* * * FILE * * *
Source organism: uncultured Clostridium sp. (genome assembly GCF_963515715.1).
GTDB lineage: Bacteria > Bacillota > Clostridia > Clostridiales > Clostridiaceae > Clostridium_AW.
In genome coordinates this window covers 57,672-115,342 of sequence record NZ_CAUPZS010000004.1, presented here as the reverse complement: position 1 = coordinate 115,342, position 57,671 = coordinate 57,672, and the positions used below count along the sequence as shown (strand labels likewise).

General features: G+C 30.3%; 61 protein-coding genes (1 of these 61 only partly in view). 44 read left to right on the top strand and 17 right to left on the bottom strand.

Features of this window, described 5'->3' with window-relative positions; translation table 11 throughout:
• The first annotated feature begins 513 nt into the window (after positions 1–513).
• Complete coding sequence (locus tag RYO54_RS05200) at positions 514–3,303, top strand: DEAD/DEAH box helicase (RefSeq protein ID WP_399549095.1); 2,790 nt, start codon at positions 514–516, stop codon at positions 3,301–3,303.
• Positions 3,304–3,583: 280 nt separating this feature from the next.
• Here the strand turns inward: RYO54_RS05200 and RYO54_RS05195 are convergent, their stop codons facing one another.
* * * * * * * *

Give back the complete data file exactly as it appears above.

Source organism: uncultured Clostridium sp. (genome assembly GCF_963515715.1).
GTDB lineage: Bacteria > Bacillota > Clostridia > Clostridiales > Clostridiaceae > Clostridium_AW.
In genome coordinates this window covers 57,672-115,342 of sequence record NZ_CAUPZS010000004.1, presented here as the reverse complement: position 1 = coordinate 115,342, position 57,671 = coordinate 57,672, and the positions used below count along the sequence as shown (strand labels likewise).

General features: G+C 30.3%; 61 protein-coding genes (1 of these 61 only partly in view). 44 read left to right on the top strand and 17 right to left on the bottom strand.

Features of this window, described 5'->3' with window-relative positions; translation table 11 throughout:
• The first annotated feature begins 513 nt into the window (after positions 1–513).
• Complete coding sequence (locus tag RYO54_RS05200) at positions 514–3,303, top strand: DEAD/DEAH box helicase (RefSeq protein ID WP_399549095.1); 2,790 nt, start codon at positions 514–516, stop codon at positions 3,301–3,303.
• Positions 3,304–3,583: 280 nt separating this feature from the next.
• Here the strand turns inward: RYO54_RS05200 and RYO54_RS05195 are convergent, their stop codons facing one another.